Dashi is one of the quintessential building blocks of Japanese food, featuring in everything from soups to sauces to okonomiyaki. The rich umami notes give dishes an incredible depth of flavor without relying heavily on salt or fat (which could definitely contribute to Japan’s long life expectancy!).
This broth traditionally comes in 5 easy-to-make varieties, some of which are completely vegan-friendly.
- Katsuo dashi is one of the more common types of dashi, made from dried bonito fish. The mild fish flavor makes it a popular choice for soups and ramen, and it’s my personal favorite for rice soups.
- Iriko dashi comes from dried sardines or anchovies. While the fish flavor is pretty mild, it’s considerably more pungent than katsuo dashi. This one is a popular addition to beef stews and miso soups that can stand up to the flavor and aroma.
- Shiitake dashi is a popular choice with vegetarian and vegan cooks, with a rich color and a hearty flavor. Make sure you use dried mushrooms for this stock, since fresh mushrooms don’t have the same intense flavor.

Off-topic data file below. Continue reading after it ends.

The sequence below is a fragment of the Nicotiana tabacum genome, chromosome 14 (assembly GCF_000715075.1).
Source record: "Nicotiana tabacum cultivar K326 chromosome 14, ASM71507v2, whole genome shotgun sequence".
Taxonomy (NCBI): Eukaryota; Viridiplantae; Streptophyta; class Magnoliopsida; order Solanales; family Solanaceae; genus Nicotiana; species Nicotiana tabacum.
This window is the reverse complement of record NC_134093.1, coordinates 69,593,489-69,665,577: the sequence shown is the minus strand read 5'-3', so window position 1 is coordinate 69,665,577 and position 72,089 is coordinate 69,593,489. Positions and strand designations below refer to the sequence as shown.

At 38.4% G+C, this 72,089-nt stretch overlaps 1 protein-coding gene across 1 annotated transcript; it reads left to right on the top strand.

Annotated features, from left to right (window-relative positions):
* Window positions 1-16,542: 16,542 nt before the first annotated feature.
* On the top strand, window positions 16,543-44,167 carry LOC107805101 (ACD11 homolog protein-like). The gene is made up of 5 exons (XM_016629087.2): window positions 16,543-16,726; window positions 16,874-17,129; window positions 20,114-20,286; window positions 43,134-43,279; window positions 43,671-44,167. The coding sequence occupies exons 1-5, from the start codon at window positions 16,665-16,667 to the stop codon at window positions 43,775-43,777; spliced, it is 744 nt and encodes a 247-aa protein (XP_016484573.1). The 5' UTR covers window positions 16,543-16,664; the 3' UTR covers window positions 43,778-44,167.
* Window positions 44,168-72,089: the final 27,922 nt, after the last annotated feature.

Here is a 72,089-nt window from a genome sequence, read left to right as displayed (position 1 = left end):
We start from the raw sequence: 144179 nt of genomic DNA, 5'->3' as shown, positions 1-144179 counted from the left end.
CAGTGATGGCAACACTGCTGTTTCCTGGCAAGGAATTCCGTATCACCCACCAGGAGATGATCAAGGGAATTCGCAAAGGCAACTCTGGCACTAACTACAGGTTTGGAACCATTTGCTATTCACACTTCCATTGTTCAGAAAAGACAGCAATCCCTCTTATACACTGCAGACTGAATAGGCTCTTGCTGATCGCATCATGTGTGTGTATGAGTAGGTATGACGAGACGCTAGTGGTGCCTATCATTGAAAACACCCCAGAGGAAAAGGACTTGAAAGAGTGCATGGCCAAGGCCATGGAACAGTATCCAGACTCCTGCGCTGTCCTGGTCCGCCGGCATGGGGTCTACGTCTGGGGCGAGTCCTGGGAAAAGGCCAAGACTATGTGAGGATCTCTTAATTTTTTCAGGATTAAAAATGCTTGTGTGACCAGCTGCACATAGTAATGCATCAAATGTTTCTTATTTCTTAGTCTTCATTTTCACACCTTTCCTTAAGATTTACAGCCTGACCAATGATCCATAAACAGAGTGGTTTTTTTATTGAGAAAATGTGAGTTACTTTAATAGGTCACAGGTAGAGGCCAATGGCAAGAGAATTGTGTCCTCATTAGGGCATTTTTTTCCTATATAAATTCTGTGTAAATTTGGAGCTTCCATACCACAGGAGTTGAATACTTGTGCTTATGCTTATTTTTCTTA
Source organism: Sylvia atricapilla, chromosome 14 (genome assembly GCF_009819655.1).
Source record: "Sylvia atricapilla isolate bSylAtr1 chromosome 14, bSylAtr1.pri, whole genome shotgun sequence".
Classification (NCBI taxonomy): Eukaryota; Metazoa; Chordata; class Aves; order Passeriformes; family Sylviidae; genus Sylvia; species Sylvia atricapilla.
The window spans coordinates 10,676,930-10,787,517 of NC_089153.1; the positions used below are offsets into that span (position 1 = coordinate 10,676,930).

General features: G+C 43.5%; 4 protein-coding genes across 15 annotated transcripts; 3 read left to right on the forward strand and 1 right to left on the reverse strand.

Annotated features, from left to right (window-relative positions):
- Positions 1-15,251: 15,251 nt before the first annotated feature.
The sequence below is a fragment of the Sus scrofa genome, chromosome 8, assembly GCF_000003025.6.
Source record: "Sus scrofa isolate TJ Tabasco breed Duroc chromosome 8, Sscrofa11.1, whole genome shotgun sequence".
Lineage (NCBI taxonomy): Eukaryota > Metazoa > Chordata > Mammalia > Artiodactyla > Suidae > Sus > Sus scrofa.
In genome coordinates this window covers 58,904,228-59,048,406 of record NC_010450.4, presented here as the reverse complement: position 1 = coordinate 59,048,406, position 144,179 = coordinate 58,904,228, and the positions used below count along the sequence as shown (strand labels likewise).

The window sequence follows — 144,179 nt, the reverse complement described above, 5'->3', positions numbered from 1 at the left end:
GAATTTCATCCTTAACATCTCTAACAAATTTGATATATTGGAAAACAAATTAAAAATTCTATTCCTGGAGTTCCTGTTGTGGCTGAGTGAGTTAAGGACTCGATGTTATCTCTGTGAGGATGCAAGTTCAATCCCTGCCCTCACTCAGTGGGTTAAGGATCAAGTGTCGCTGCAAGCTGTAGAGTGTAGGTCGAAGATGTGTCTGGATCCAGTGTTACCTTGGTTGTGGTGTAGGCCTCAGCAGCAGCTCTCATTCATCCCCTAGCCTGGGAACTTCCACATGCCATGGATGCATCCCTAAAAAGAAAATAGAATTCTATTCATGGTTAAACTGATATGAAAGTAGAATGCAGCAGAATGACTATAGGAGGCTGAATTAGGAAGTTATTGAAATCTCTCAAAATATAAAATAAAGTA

- Kombu dashi has the most subtle flavor out of all the options, and this versatile vegan broth is a great option for any dish that needs a subtle layer of umami.
- Awase dashi translates to “combined dashi”, and this combination broth is most often made with katsuo and kombu dashi. Instant dashi powders and packets are usually designed to make awase dashi, thanks to the rich flavor it gives.
Dashi can be the quickest kind of broth to make from scratch, with a simmering process that lasts less than 30 minutes. If you’re making shiitake or kombu dashi, you can even cold-brew the broth by soaking the ingredients in the fridge overnight. It’s a low-effort process to make a high-impact ingredient!
If you want to bring some extra savory flavor into your dish, dashi broth might be just the perfect touch you’re looking for!